New digital speed cameras to keep motorists in check

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Two of West Yorkshire’s first digital speed cameras will operate in Outwood and Newton Hill.

One of the cameras is already in place on Leeds Road, close to the Empire fish and chip restaurant.

The second will be installed in about two weeks, on the same road, on an existing traffic island between Silver Street and Moxon Grove.

The new cameras take digital photographs and therefore do not require film.

They can also monitor traffic in both directions.

Along with another set of cameras in the Killingbeck area of Leeds, they are the first to be installed in West Yorkshire.

Outwood councillor Charlie Keith said he had campaigned for speed cameras for about two years.

He said: “Some people believe cameras are just there for revenue, but I hope we don’t make a penny out of it.

“It has been a long fight for the residents of Leeds Road who have been calling for traffic calming measures for a long time. There’s a reason why these cameras have been installed and I really hope drivers slow down.

“The council’s highways department have been very supportive over this and I’m pleased that they are now installed.”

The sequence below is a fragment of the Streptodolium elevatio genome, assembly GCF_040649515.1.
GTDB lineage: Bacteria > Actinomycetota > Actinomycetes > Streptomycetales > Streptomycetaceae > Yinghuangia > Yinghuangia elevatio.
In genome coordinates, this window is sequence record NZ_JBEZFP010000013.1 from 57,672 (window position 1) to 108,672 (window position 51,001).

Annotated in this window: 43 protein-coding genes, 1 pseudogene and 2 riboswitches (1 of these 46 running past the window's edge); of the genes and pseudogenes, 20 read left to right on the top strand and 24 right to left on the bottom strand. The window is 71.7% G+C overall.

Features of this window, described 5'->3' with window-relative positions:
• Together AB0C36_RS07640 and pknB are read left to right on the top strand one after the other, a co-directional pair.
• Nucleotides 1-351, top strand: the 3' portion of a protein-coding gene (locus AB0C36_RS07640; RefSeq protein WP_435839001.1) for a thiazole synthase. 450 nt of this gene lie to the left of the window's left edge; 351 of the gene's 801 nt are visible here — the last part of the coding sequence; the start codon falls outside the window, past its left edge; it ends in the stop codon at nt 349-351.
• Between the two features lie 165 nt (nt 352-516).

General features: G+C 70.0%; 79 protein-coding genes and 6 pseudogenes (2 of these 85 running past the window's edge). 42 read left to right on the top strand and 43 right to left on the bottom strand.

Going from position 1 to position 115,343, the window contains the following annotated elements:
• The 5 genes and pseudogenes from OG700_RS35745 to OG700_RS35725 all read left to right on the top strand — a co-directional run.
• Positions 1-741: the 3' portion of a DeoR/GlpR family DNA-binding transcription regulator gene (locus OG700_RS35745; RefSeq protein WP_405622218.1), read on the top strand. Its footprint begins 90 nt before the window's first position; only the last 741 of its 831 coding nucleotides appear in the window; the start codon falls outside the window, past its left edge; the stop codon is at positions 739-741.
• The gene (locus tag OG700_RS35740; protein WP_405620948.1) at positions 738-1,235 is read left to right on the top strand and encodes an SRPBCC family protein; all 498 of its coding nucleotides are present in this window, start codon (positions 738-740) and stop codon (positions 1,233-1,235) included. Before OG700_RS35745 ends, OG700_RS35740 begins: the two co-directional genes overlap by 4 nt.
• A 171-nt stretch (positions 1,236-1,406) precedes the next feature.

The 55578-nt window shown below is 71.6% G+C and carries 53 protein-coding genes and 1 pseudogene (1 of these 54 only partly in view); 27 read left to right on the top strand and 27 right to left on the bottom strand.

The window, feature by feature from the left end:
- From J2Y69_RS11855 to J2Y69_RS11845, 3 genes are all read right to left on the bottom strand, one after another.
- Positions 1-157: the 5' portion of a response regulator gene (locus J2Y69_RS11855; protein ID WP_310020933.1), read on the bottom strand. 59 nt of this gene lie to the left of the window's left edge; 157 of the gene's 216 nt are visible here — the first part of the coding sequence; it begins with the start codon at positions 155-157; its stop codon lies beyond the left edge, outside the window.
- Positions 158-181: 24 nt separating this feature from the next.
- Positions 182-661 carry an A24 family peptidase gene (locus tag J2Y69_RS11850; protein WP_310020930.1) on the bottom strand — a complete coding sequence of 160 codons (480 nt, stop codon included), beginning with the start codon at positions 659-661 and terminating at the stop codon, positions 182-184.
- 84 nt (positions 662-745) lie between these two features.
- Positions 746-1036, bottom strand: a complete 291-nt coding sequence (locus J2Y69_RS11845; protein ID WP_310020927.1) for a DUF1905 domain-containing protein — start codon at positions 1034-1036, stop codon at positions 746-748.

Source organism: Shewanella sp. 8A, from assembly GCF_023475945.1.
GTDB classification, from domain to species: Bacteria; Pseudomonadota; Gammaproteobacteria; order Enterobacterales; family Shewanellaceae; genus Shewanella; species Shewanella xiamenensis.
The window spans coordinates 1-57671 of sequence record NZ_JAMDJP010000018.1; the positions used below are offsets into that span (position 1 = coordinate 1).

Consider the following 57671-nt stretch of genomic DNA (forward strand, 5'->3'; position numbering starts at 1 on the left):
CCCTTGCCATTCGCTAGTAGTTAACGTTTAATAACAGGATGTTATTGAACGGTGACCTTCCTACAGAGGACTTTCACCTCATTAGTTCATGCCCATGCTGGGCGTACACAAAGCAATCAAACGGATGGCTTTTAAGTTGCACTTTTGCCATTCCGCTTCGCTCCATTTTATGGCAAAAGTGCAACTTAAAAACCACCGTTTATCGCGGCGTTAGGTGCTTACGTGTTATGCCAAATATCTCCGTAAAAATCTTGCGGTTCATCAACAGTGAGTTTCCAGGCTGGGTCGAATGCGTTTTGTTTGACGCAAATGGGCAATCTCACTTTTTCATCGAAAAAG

The West Yorkshire Casualty Reduction Partnership sets the criteria for speed cameras, which takes into account the number of severe incidents, speed limit and prevalence of speeding.

But other accident hot-spots, such as Doncaster Road, in Crofton, have come short of the requirements despite several serious accidents and tireless campaigning from local groups.

Wakefield Council said the cameras were funded by the Local Transport Plan and therefore did not impact on its revenue budget.

Graham West, highways network service manager, said: “We have been working with the West Yorkshire Casualty Reduction Partnership and are pleased that two new digital speed cameras are to be installed on Leeds Road, in Outwood.

“We will continue to work with the partnership as part of our continuing road safety programme.”

PENALTY

Speeding carries a maximum fixed penalty of £60 and three points on your driving licence, but for cases referred to court fines can be up to £2,500.

Some police forces allow drivers to do a speed awareness course instead of receiving penalty points.

The new cameras look likely to catch more speeders.

They are smaller in size, and because they do not rely on film, there is no limit to the number of shots that can be taken before film needs to be changed.